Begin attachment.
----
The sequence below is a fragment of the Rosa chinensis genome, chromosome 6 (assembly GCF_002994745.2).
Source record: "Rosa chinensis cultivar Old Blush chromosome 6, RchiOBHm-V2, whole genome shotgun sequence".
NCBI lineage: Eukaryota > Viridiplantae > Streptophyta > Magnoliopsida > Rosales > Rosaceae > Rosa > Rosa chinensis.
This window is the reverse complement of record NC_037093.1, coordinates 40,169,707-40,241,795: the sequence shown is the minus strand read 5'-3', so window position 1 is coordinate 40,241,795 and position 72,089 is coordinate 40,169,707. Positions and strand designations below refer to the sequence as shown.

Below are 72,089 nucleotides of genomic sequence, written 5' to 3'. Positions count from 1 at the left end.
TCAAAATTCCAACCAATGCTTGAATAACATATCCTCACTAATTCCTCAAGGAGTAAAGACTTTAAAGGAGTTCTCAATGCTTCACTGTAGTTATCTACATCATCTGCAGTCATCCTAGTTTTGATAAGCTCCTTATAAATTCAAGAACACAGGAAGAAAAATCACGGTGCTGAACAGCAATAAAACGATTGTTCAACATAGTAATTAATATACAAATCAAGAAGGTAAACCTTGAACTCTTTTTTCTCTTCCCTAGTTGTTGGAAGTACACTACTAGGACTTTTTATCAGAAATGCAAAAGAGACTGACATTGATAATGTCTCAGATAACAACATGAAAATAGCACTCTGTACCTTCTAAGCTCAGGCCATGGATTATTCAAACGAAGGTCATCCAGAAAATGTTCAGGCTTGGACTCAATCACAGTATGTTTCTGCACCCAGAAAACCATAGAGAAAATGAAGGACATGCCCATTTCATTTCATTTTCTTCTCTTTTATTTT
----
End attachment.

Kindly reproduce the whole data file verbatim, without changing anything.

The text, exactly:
The sequence below is a fragment of the Rosa chinensis genome, chromosome 6 (assembly GCF_002994745.2).
Source record: "Rosa chinensis cultivar Old Blush chromosome 6, RchiOBHm-V2, whole genome shotgun sequence".
NCBI lineage: Eukaryota > Viridiplantae > Streptophyta > Magnoliopsida > Rosales > Rosaceae > Rosa > Rosa chinensis.
This window is the reverse complement of record NC_037093.1, coordinates 40,169,707-40,241,795: the sequence shown is the minus strand read 5'-3', so window position 1 is coordinate 40,241,795 and position 72,089 is coordinate 40,169,707. Positions and strand designations below refer to the sequence as shown.

Below are 72,089 nucleotides of genomic sequence, written 5' to 3'. Positions count from 1 at the left end.
TCAAAATTCCAACCAATGCTTGAATAACATATCCTCACTAATTCCTCAAGGAGTAAAGACTTTAAAGGAGTTCTCAATGCTTCACTGTAGTTATCTACATCATCTGCAGTCATCCTAGTTTTGATAAGCTCCTTATAAATTCAAGAACACAGGAAGAAAAATCACGGTGCTGAACAGCAATAAAACGATTGTTCAACATAGTAATTAATATACAAATCAAGAAGGTAAACCTTGAACTCTTTTTTCTCTTCCCTAGTTGTTGGAAGTACACTACTAGGACTTTTTATCAGAAATGCAAAAGAGACTGACATTGATAATGTCTCAGATAACAACATGAAAATAGCACTCTGTACCTTCTAAGCTCAGGCCATGGATTATTCAAACGAAGGTCATCCAGAAAATGTTCAGGCTTGGACTCAATCACAGTATGTTTCTGCACCCAGAAAACCATAGAGAAAATGAAGGACATGCCCATTTCATTTCATTTTCTTCTCTTTTATTTT